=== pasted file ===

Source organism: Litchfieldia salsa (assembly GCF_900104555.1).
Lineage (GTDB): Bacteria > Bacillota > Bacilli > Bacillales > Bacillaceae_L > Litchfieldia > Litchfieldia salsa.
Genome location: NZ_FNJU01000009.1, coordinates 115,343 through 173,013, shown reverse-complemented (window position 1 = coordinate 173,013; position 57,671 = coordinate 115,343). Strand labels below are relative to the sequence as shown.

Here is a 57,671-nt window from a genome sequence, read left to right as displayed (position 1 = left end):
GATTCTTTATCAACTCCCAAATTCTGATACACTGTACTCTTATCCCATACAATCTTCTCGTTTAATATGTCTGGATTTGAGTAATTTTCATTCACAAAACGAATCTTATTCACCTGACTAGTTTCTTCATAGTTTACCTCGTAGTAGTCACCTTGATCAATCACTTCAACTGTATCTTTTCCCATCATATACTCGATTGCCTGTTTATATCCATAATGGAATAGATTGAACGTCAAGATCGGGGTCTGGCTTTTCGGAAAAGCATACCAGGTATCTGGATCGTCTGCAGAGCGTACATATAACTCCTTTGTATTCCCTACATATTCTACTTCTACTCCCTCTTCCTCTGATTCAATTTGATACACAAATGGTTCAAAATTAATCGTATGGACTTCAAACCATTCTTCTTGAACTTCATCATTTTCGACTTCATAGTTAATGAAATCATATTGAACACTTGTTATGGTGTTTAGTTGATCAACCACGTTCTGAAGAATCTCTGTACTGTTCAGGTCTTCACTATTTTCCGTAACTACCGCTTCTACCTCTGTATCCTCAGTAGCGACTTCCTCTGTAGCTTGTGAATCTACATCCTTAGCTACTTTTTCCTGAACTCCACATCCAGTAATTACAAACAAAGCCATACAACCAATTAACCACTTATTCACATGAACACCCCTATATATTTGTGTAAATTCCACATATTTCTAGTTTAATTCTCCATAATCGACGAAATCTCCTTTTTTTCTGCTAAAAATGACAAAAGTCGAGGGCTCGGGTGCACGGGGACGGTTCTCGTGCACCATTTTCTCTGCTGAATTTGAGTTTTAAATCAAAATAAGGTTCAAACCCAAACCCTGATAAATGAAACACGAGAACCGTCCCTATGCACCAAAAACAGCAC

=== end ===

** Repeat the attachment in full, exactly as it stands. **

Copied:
Source organism: Litchfieldia salsa (assembly GCF_900104555.1).
Lineage (GTDB): Bacteria > Bacillota > Bacilli > Bacillales > Bacillaceae_L > Litchfieldia > Litchfieldia salsa.
Genome location: NZ_FNJU01000009.1, coordinates 115,343 through 173,013, shown reverse-complemented (window position 1 = coordinate 173,013; position 57,671 = coordinate 115,343). Strand labels below are relative to the sequence as shown.

Here is a 57,671-nt window from a genome sequence, read left to right as displayed (position 1 = left end):
GATTCTTTATCAACTCCCAAATTCTGATACACTGTACTCTTATCCCATACAATCTTCTCGTTTAATATGTCTGGATTTGAGTAATTTTCATTCACAAAACGAATCTTATTCACCTGACTAGTTTCTTCATAGTTTACCTCGTAGTAGTCACCTTGATCAATCACTTCAACTGTATCTTTTCCCATCATATACTCGATTGCCTGTTTATATCCATAATGGAATAGATTGAACGTCAAGATCGGGGTCTGGCTTTTCGGAAAAGCATACCAGGTATCTGGATCGTCTGCAGAGCGTACATATAACTCCTTTGTATTCCCTACATATTCTACTTCTACTCCCTCTTCCTCTGATTCAATTTGATACACAAATGGTTCAAAATTAATCGTATGGACTTCAAACCATTCTTCTTGAACTTCATCATTTTCGACTTCATAGTTAATGAAATCATATTGAACACTTGTTATGGTGTTTAGTTGATCAACCACGTTCTGAAGAATCTCTGTACTGTTCAGGTCTTCACTATTTTCCGTAACTACCGCTTCTACCTCTGTATCCTCAGTAGCGACTTCCTCTGTAGCTTGTGAATCTACATCCTTAGCTACTTTTTCCTGAACTCCACATCCAGTAATTACAAACAAAGCCATACAACCAATTAACCACTTATTCACATGAACACCCCTATATATTTGTGTAAATTCCACATATTTCTAGTTTAATTCTCCATAATCGACGAAATCTCCTTTTTTTCTGCTAAAAATGACAAAAGTCGAGGGCTCGGGTGCACGGGGACGGTTCTCGTGCACCATTTTCTCTGCTGAATTTGAGTTTTAAATCAAAATAAGGTTCAAACCCAAACCCTGATAAATGAAACACGAGAACCGTCCCTATGCACCAAAAACAGCAC